Sunday, November 1, 2009
Pictures: The mountain where our firewood came from, and the woodpile.
Today started out with a spot of difficulty. Snorri had decided sometime during the night to exit his pen, where he's been no trouble for several days, and go over to see Lark (the too-stupid-to-breed ewe), who had come into heat.
Unfortunately, Abraram took offense, and as his pen was next to the one where Larkie and her mother and aunts were, he was able to at least try to do something about it. He battered into his own fence and got stuck, I guess, and then he and Snorri must have gone at it.
Rams will beat each other to death if you let them.
This morning Abe was obviously in bad shape, stupified, dazed, bloody, and caught in the fence. Even after I got him free, he just stood there reeling. Knuckleheads.
It was the last straw. After calling Aimee out of bed to witness that this was the right thing to do, I put Abe down with the rifle right there. He didn't feel much. I shot him right in the back of the head.
Two rams on one farm can only work, I think, if you have a Yorkshire-style stone byre with solid stone walls and separate rooms for each ram.
I hung Abe with the bucket loader and cut him up for ramburger, but only saved the four quarters. He was so old and stinky, I couldn't imagine how nasty his gralloch would be, and didn't want to find out. I froze the quarters whole, because the day was too warm to hang anything, and will eventually grind them up for burger, or more likely sausage, mixed with the fatback from our pig and enough sage and onion to cover the ram flavor.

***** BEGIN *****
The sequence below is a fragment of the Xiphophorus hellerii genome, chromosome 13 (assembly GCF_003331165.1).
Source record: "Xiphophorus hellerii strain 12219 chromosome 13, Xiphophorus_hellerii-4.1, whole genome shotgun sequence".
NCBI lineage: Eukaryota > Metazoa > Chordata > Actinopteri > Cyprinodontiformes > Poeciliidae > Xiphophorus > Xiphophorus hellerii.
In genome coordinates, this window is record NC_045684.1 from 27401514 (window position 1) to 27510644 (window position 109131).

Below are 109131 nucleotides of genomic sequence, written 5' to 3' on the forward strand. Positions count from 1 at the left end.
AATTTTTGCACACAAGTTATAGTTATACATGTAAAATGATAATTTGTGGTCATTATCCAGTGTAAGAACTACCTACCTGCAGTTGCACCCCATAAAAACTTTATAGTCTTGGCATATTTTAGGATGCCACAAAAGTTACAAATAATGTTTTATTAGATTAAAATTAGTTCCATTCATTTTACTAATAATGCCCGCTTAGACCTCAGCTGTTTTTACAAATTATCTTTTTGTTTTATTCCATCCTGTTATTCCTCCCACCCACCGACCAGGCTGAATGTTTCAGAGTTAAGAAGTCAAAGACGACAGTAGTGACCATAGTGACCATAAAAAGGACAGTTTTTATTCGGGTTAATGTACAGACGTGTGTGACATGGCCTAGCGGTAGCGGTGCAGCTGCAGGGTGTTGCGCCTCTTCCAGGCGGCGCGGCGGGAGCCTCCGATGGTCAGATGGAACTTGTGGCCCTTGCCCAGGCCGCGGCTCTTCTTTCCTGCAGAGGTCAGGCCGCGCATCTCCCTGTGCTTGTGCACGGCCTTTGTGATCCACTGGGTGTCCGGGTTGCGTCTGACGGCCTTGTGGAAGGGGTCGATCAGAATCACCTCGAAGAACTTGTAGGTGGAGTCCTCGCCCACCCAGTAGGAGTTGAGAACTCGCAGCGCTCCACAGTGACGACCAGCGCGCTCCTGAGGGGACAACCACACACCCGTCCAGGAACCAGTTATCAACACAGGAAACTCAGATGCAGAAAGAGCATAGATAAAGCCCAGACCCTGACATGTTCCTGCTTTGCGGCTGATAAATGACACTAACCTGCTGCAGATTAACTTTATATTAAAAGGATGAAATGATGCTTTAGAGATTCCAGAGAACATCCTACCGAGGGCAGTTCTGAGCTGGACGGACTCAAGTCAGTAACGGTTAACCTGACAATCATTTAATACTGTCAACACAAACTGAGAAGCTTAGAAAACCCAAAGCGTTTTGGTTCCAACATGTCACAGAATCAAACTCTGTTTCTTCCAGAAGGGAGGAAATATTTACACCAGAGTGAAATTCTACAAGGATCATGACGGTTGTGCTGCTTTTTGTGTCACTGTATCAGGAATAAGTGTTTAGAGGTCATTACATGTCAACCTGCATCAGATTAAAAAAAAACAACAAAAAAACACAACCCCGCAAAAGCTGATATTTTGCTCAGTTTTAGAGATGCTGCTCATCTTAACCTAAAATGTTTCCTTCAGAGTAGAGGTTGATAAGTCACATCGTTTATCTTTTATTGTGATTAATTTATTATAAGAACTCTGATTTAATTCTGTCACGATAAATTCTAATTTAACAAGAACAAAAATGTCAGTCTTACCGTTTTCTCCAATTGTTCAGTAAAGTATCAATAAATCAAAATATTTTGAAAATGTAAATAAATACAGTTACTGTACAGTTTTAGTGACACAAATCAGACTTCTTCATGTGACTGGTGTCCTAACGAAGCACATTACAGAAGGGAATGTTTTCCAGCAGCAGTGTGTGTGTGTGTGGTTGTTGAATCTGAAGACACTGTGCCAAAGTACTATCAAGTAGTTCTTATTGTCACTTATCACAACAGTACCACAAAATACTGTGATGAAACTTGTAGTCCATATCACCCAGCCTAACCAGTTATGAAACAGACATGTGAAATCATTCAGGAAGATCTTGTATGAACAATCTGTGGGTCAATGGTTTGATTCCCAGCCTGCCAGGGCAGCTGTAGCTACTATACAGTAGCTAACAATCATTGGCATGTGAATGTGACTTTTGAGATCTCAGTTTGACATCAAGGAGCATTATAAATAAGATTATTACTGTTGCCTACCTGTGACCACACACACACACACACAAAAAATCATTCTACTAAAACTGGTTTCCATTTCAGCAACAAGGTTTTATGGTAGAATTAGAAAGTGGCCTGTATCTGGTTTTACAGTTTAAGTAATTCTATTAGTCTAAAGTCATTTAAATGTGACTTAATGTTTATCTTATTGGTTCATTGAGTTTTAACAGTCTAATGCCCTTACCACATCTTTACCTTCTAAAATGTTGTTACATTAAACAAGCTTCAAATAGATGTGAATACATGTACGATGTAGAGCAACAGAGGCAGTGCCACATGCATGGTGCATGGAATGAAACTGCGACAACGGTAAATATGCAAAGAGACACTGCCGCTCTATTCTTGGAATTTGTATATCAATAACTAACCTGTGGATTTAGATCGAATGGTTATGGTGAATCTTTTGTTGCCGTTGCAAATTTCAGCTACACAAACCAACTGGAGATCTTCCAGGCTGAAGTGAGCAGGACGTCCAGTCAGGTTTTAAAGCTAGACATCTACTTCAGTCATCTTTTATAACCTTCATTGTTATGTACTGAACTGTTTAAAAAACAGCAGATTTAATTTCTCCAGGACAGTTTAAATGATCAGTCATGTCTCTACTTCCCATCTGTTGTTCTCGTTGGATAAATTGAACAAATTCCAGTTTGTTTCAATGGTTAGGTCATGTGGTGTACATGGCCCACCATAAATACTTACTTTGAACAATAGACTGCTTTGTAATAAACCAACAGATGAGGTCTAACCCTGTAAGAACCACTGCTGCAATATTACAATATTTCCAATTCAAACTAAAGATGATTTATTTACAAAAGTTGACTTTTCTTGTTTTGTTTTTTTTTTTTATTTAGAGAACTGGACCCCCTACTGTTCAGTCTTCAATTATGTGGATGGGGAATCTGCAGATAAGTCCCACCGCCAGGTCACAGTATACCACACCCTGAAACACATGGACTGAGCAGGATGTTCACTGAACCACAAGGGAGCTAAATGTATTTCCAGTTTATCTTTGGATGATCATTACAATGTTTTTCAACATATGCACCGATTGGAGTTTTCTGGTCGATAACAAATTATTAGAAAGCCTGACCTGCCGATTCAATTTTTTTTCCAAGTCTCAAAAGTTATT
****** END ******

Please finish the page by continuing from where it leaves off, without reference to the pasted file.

We know some people, and know of more people, who keep animals as pets and would never think of putting them down like this, or eating them.
For us, this is a working farm, albeit a small one, and although we try to treat our animals well, we can't afford romanticism. It was the foolish promise to the folks who sold us the starter herd that kept Abe alive these last couple years since the only ewes we had that were not his daughters or granddaughters were, one by one, retired.
It was time for him to go. I was kind of glad to have the excuse.
Once all that was sorted, it was time to get on with the regular chores I had planned. I took off to Dixmont with the pick-em-up truck to get a cord of firewood from a fellow I met a few years ago that owns a mountain close by where I hike a lot.
This is a working forest and I found him cutting wood for firewood, but also as a tree release cut, improving the stand of oak, beech, and other good furniture saw logs.
Three loads with the six foot bed is a cord or a bit more. I need one more cord like this, I think, and I'll be done with fuel for the winter.